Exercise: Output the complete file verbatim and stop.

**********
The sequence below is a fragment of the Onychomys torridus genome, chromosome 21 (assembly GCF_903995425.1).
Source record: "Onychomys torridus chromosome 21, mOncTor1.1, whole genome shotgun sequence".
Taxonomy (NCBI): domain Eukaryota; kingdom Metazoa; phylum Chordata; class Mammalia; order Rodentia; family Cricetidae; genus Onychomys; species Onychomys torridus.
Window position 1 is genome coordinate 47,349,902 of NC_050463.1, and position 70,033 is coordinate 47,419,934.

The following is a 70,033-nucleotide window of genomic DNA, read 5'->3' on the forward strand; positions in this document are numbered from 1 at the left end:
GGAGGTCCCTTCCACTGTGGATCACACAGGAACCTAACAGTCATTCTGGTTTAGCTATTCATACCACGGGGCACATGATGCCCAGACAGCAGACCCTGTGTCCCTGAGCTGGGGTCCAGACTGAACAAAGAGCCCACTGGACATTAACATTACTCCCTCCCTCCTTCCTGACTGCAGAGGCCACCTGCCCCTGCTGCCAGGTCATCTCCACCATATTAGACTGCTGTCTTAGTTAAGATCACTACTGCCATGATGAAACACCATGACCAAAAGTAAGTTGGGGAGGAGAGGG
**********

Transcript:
The sequence below is a fragment of the Onychomys torridus genome, chromosome 21 (assembly GCF_903995425.1).
Source record: "Onychomys torridus chromosome 21, mOncTor1.1, whole genome shotgun sequence".
Taxonomy (NCBI): domain Eukaryota; kingdom Metazoa; phylum Chordata; class Mammalia; order Rodentia; family Cricetidae; genus Onychomys; species Onychomys torridus.
Window position 1 is genome coordinate 47,349,902 of NC_050463.1, and position 70,033 is coordinate 47,419,934.

The following is a 70,033-nucleotide window of genomic DNA, read 5'->3' on the forward strand; positions in this document are numbered from 1 at the left end:
GGAGGTCCCTTCCACTGTGGATCACACAGGAACCTAACAGTCATTCTGGTTTAGCTATTCATACCACGGGGCACATGATGCCCAGACAGCAGACCCTGTGTCCCTGAGCTGGGGTCCAGACTGAACAAAGAGCCCACTGGACATTAACATTACTCCCTCCCTCCTTCCTGACTGCAGAGGCCACCTGCCCCTGCTGCCAGGTCATCTCCACCATATTAGACTGCTGTCTTAGTTAAGATCACTACTGCCATGATGAAACACCATGACCAAAAGTAAGTTGGGGAGGAGAGGG